The Russian government has adopted rules setting out the procedure for preliminary review by the Russian prime minister of transactions entered into by foreign investors with respect to Russian legal entities before the Russian prime minister determines whether any such transactions require prior clearance from the governmental Strategic Investments Commission.
The rules went into effect on April 9, 2018, and have been introduced as part of the new regulatory regime that gives the Russian government the general authority to review any transaction entered into by a foreign investor with respect to any Russian legal entity.1
The rules cover only procedural aspects of the review and do not provide any guidance as to the types of transactions that fall within the scope of review of the Russian prime minister or the process by which parties would be able to seek the Strategic Investments Commission’s clearance prior to the closing of transactions. Foreign investors considering transactions with respect to a Russian legal entity will still need to do a detailed analysis to determine whether the transactions may fall within the Russian prime minister’s scope of review. They also may need to seek clarification from the Russian anti-monopoly authority on whether any particular transaction will require the Russian government’s clearance under the new regulatory regime.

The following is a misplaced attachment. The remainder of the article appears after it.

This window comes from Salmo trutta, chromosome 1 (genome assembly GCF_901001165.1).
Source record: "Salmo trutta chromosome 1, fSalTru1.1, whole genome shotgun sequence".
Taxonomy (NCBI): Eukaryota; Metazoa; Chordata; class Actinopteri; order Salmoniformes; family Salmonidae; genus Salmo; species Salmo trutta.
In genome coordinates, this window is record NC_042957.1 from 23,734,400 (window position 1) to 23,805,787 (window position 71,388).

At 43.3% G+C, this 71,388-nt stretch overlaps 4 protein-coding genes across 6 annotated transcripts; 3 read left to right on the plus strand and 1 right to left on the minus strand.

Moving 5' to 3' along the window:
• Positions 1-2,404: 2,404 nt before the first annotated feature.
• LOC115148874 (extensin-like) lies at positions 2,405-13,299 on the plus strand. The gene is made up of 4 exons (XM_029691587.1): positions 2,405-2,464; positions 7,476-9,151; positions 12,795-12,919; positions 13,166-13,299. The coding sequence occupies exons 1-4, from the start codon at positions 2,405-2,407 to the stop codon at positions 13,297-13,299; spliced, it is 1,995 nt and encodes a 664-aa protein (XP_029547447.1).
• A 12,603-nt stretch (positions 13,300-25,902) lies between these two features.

Summary of the Procedure
Under the new rules, the Russian prime minister will determine whether a transaction entered into by a foreign investor with respect to a Russian legal entity should be subject to prior clearance from the governmental Strategic Investments Commission. That determination will be made based on a transaction profile prepared and submitted to the Russian prime minister by the Russian anti-monopoly authority, which will include the views of various Russian state agencies that regulate the Russian target’s business. The transaction profile is to be prepared by the Russian anti-monopoly authority within 20 calendar days of the authority becoming aware of the transaction. This timing will presumably be triggered by the filing of the anti-monopoly clearance application under Russian competition law.
If, following review of the transaction profile, the Russian prime minister determines that the transaction is to be submitted to the governmental Strategic Investments Commission, the Russian anti-monopoly authority is to inform the foreign investor within three business days of the need for the clearance in accordance with the Strategic Enterprises Law.
1 For more details, see our July 28, 2017, alert “Russia Tightens Control Over Transactions Involving Foreign Investors.”
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